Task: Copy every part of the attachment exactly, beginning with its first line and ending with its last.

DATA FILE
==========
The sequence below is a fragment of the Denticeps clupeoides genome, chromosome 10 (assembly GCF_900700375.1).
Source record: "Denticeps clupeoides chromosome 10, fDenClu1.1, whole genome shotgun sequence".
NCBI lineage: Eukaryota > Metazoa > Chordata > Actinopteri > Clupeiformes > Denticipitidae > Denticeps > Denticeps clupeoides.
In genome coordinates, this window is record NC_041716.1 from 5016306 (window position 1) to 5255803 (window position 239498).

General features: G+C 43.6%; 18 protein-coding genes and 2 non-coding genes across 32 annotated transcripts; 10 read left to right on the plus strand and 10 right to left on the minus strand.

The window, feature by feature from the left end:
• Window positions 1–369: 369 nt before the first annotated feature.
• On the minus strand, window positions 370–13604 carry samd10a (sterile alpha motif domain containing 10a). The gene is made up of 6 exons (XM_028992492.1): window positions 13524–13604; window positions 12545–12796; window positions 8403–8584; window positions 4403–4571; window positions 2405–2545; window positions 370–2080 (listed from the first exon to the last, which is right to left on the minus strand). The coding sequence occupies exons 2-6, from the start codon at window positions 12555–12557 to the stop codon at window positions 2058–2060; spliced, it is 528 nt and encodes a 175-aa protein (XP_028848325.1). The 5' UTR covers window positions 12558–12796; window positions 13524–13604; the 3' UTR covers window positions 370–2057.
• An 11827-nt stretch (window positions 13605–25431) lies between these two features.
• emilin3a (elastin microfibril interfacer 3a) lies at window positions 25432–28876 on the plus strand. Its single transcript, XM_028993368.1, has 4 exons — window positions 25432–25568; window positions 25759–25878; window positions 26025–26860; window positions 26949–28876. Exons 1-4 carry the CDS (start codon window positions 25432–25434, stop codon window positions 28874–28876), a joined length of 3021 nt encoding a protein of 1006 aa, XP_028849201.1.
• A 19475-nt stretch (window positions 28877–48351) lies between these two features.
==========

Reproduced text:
The sequence below is a fragment of the Denticeps clupeoides genome, chromosome 10 (assembly GCF_900700375.1).
Source record: "Denticeps clupeoides chromosome 10, fDenClu1.1, whole genome shotgun sequence".
NCBI lineage: Eukaryota > Metazoa > Chordata > Actinopteri > Clupeiformes > Denticipitidae > Denticeps > Denticeps clupeoides.
In genome coordinates, this window is record NC_041716.1 from 5016306 (window position 1) to 5255803 (window position 239498).

General features: G+C 43.6%; 18 protein-coding genes and 2 non-coding genes across 32 annotated transcripts; 10 read left to right on the plus strand and 10 right to left on the minus strand.

The window, feature by feature from the left end:
• Window positions 1–369: 369 nt before the first annotated feature.
• On the minus strand, window positions 370–13604 carry samd10a (sterile alpha motif domain containing 10a). The gene is made up of 6 exons (XM_028992492.1): window positions 13524–13604; window positions 12545–12796; window positions 8403–8584; window positions 4403–4571; window positions 2405–2545; window positions 370–2080 (listed from the first exon to the last, which is right to left on the minus strand). The coding sequence occupies exons 2-6, from the start codon at window positions 12555–12557 to the stop codon at window positions 2058–2060; spliced, it is 528 nt and encodes a 175-aa protein (XP_028848325.1). The 5' UTR covers window positions 12558–12796; window positions 13524–13604; the 3' UTR covers window positions 370–2057.
• An 11827-nt stretch (window positions 13605–25431) lies between these two features.
• emilin3a (elastin microfibril interfacer 3a) lies at window positions 25432–28876 on the plus strand. Its single transcript, XM_028993368.1, has 4 exons — window positions 25432–25568; window positions 25759–25878; window positions 26025–26860; window positions 26949–28876. Exons 1-4 carry the CDS (start codon window positions 25432–25434, stop codon window positions 28874–28876), a joined length of 3021 nt encoding a protein of 1006 aa, XP_028849201.1.
• A 19475-nt stretch (window positions 28877–48351) lies between these two features.